But all was not well in Dayton, a city that hummed with industry, producing cash registers, railroad cars, and many other products. The brothers found it hard to transition from running their own bicycle business to being corporate executives responsible for other people's money. Their dogged pursuit of enforcement of their 1906 patent - especially against Glenn Curtiss and his company - helped hold back the development of the U.S. aviation industry. When Orville Wright sold the company in 1915, more than three years after his brother's death, he was a comfortable man - but his company had built only 120 airplanes at its Dayton factory and Wright Company products were not in the U.S. arsenal as war continued in Europe.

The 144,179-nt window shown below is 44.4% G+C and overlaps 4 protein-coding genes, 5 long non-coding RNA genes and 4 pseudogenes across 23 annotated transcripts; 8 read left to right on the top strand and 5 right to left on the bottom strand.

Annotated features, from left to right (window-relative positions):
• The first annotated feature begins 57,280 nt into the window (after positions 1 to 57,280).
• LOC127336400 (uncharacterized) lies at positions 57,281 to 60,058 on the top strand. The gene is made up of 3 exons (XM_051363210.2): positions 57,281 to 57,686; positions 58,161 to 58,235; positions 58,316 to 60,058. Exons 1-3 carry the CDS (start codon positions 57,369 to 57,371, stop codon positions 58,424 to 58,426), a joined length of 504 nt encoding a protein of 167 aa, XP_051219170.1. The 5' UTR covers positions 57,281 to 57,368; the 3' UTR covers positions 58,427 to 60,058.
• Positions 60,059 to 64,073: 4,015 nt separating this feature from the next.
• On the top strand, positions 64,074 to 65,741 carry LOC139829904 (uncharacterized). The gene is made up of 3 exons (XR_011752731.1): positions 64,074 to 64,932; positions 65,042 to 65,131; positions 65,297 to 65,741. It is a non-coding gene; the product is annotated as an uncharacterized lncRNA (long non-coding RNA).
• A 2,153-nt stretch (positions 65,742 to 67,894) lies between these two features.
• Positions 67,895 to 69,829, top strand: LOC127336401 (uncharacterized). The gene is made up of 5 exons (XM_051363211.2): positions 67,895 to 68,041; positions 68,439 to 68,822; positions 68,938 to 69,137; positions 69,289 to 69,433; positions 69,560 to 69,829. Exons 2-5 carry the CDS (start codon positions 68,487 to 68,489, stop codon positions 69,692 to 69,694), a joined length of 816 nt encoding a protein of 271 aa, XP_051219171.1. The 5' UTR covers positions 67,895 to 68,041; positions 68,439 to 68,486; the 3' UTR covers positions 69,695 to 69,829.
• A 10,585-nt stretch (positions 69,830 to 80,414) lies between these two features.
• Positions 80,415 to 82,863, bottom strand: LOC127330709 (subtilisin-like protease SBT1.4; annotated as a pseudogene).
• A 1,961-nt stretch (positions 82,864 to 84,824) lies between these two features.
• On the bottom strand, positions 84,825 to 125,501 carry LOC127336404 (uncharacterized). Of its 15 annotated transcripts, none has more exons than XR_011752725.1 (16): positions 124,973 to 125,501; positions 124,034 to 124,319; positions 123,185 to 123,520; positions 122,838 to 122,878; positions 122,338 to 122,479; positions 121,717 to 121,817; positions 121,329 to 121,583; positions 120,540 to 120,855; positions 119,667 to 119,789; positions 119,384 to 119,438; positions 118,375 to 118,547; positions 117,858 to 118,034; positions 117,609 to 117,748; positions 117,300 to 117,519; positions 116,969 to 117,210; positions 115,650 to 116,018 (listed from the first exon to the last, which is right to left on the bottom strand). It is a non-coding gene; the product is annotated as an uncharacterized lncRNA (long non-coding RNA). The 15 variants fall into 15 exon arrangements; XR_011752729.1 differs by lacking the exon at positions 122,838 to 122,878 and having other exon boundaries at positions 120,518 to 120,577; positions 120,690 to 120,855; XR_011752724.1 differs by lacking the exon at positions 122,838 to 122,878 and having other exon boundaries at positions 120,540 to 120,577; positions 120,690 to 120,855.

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Customer ReviewsMost Helpful
By D.J.S. on 24-12-14
an interesting part of history
Would you try another book from Edward J. Roach and/or Pete Ferrand?
A good book. A reminder of how hard running a business can be. An interesting footnote of history brought to light.
Would you recommend The Wright Company: From Invention to Industry to your friends? Why or why not?
Foe someone interested in early aviation history, Ohioan history, or looking to fill out your understanding of various topics, this could be the read for you.
Could you see The Wright Company: From Invention to Industry being made into a movie or a TV series? Who should the stars be?
not well suited to the medium, I'd think.
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